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After going into extensive detail about Team Loaded’s squad of high-level recruits, it became more and more obvious that Hoop State Elite could be poised to enjoy great success in Spartanburg. Why? There is reason to believe that this team is just starting to scratch the surface of their capabilities on either side of the floor. They have a roster full of scholarship-worthy prospects and this team has the necessary talent to match up with any team in the region, but something has been brewing. The team was incredibly impressive throughout this past weekend at Phenom’s Champion Showcase, but their record didn’t really mirror that notion. After getting past the warm-up period, this Hoop State Elite team looks ready to start accumulating scholarships.

 

Like most teams, the players with size will probably draw the most attention, which would include the trio of Josiah Shackelford, Zach Shumate, and Aymeric Toussaint. Starting with Shackleford, who has built his foundation as a player through incredible athleticism and phenomenal physical tools. He stands at a long, 6-foot-9, displays a next-level frame and moves like a fluid athlete. Offensively, Shackleford doesn’t try to force things out of his comfort zone and is pretty reliable when looking to finish above the rim. He’s shown many signs of a blossoming post-game, including with his baby hook on either block, which continues to improve with each new viewing. That being said, the majority of his production comes on defense, where he is a polished rebounder and shot-altering domineer. The odds of Shackleford ending up as a Division I player continue to increase by the day, especially now that he’s going to the prestigious Word of God academy next year.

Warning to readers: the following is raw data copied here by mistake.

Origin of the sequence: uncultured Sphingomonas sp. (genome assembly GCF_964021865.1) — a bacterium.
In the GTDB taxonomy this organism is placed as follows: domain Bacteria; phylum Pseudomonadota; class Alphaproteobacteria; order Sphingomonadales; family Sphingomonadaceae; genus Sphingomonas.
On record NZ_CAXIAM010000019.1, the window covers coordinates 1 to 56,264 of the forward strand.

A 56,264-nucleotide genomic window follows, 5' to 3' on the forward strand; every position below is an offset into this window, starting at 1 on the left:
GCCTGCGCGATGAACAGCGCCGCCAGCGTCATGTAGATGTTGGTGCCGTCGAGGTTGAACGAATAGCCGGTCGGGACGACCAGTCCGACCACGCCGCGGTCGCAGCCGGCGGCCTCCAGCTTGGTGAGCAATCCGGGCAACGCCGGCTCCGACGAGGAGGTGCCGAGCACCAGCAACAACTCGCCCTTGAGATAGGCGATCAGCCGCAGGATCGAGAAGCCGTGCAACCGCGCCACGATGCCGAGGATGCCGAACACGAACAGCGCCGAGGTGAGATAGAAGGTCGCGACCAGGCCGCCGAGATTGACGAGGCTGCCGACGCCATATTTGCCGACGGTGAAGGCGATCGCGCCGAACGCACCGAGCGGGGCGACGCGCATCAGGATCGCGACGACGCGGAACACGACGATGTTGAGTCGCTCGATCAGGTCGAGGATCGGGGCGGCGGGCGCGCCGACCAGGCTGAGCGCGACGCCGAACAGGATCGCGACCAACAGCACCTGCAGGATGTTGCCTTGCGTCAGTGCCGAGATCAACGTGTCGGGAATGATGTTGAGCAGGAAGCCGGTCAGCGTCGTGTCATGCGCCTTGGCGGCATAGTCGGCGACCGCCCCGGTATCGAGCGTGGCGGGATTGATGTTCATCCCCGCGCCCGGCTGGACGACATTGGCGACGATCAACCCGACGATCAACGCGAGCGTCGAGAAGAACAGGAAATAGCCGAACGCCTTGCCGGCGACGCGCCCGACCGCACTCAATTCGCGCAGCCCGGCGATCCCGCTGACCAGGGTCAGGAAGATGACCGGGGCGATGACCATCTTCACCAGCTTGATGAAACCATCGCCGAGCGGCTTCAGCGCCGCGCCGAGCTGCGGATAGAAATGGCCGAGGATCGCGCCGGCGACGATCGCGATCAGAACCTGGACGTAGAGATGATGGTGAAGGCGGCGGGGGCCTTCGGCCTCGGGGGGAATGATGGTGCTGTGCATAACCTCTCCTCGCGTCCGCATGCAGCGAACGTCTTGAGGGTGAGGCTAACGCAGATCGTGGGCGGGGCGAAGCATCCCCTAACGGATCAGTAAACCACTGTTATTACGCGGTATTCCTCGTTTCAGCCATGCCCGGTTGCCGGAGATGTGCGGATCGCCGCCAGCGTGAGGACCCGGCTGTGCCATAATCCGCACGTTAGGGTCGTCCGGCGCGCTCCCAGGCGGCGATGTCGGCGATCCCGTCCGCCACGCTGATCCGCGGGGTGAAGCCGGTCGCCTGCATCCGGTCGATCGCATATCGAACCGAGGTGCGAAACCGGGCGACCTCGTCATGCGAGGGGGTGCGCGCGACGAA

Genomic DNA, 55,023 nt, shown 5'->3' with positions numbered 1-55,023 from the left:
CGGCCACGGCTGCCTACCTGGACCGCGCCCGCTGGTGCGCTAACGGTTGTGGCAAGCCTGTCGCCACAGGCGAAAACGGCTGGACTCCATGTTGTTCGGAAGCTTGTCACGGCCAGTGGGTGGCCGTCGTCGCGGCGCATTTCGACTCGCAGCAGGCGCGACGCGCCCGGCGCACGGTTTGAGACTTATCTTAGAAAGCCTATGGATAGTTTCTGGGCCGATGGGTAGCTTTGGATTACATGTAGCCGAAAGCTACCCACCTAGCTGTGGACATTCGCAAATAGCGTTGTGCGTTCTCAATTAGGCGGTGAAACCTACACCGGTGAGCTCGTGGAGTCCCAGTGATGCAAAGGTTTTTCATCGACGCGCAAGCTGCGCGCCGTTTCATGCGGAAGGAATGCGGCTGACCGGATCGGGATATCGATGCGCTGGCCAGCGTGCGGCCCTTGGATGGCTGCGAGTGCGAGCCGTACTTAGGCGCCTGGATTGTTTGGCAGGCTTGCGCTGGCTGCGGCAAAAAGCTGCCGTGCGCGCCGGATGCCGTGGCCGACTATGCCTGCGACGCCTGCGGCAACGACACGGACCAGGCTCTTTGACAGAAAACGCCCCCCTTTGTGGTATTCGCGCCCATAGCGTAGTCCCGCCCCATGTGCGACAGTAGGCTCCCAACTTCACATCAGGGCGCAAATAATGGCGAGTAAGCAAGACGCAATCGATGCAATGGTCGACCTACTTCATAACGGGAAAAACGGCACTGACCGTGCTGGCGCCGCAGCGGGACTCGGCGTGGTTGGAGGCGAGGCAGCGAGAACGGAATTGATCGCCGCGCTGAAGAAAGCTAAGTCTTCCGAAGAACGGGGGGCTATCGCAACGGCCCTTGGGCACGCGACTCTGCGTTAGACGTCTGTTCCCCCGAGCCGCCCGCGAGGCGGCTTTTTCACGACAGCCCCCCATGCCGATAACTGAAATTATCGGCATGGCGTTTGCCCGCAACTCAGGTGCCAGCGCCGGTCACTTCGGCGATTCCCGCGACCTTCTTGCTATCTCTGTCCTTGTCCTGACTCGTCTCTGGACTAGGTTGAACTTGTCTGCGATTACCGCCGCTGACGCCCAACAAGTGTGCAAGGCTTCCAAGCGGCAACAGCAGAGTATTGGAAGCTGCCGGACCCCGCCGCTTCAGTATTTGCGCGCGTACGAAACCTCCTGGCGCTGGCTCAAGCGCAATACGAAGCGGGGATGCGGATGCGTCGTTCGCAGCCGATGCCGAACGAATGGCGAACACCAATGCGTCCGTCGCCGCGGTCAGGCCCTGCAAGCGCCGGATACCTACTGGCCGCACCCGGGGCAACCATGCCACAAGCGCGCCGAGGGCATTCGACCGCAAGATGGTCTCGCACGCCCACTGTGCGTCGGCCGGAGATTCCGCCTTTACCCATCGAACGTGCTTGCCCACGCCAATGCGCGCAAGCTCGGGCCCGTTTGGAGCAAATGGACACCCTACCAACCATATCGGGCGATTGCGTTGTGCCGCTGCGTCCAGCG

Alongside Shackleford, the hard-nosed Shumate and smooth-shooting Toussaint fit seamlessly, though usually only two of the three share the floor together. Shumate is a true blue-collar, workhorse type of guy and takes genuine pride in the little things. His offensive game has effectively expanded out beyond the three-point arc, and he’s gradually becoming a multi-tool player on that end of the floor. Shumate is an excellent rebounder and frequently outworks opponents for loose balls. Few big men will sacrifice their body like Shumate, but he’s made it clear that all he cares about is winning and doing whatever he can to help the team. He’s a one-of-a-kind teammate that will do whatever is asked of him and should certainly carve out a niche at the next level.

 

While Shackleford and Shumate have clearly defined roles on this squad, Toussaint has the ability to change his approach from one minute to the next, depending on what his team needs. He’s a really intriguing prospect, given his length, offensive capabilities, and remaining upside. Offensively, Toussaint is an ideal partner for the two-man game, given his ability to pop or roll with great success. He shoots the ball fairly well from midrange and three-point territory, but can be streaky at times. The same goes for his post-game, which has continually improved over the last few years. Make no mistake, there are a lot of tools evident in Toussaint’s arsenal and this could be the perfect time for him to break completely out of his shell.